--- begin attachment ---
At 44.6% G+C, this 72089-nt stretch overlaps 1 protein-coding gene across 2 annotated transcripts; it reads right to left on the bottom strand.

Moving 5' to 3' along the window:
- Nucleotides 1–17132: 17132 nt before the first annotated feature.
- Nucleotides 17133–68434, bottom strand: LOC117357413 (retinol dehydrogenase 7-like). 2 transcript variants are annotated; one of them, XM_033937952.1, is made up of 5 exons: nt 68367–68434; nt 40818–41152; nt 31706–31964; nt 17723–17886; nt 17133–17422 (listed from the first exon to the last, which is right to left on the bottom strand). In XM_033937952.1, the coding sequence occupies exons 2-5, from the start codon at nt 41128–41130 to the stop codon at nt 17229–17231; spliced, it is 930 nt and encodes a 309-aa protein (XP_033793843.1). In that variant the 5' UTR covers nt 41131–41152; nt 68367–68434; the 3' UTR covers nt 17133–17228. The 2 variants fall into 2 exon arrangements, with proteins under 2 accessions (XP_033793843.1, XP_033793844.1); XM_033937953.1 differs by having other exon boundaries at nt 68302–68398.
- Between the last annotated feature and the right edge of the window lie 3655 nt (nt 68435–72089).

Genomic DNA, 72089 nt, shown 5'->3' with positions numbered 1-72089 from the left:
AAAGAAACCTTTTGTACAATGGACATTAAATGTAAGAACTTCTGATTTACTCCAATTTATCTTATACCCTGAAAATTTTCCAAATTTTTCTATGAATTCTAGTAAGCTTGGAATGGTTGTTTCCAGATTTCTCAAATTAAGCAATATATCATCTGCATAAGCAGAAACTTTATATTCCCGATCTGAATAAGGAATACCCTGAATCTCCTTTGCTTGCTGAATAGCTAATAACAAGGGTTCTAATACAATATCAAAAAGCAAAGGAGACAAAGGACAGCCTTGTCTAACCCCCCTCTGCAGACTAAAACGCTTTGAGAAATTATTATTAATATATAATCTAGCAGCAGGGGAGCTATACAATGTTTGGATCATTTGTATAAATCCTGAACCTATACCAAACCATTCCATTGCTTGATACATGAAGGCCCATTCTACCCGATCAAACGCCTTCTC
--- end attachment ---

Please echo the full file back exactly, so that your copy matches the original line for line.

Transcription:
At 44.6% G+C, this 72089-nt stretch overlaps 1 protein-coding gene across 2 annotated transcripts; it reads right to left on the bottom strand.

Moving 5' to 3' along the window:
- Nucleotides 1–17132: 17132 nt before the first annotated feature.
- Nucleotides 17133–68434, bottom strand: LOC117357413 (retinol dehydrogenase 7-like). 2 transcript variants are annotated; one of them, XM_033937952.1, is made up of 5 exons: nt 68367–68434; nt 40818–41152; nt 31706–31964; nt 17723–17886; nt 17133–17422 (listed from the first exon to the last, which is right to left on the bottom strand). In XM_033937952.1, the coding sequence occupies exons 2-5, from the start codon at nt 41128–41130 to the stop codon at nt 17229–17231; spliced, it is 930 nt and encodes a 309-aa protein (XP_033793843.1). In that variant the 5' UTR covers nt 41131–41152; nt 68367–68434; the 3' UTR covers nt 17133–17228. The 2 variants fall into 2 exon arrangements, with proteins under 2 accessions (XP_033793843.1, XP_033793844.1); XM_033937953.1 differs by having other exon boundaries at nt 68302–68398.
- Between the last annotated feature and the right edge of the window lie 3655 nt (nt 68435–72089).

Genomic DNA, 72089 nt, shown 5'->3' with positions numbered 1-72089 from the left:
AAAGAAACCTTTTGTACAATGGACATTAAATGTAAGAACTTCTGATTTACTCCAATTTATCTTATACCCTGAAAATTTTCCAAATTTTTCTATGAATTCTAGTAAGCTTGGAATGGTTGTTTCCAGATTTCTCAAATTAAGCAATATATCATCTGCATAAGCAGAAACTTTATATTCCCGATCTGAATAAGGAATACCCTGAATCTCCTTTGCTTGCTGAATAGCTAATAACAAGGGTTCTAATACAATATCAAAAAGCAAAGGAGACAAAGGACAGCCTTGTCTAACCCCCCTCTGCAGACTAAAACGCTTTGAGAAATTATTATTAATATATAATCTAGCAGCAGGGGAGCTATACAATGTTTGGATCATTTGTATAAATCCTGAACCTATACCAAACCATTCCATTGCTTGATACATGAAGGCCCATTCTACCCGATCAAACGCCTTCTC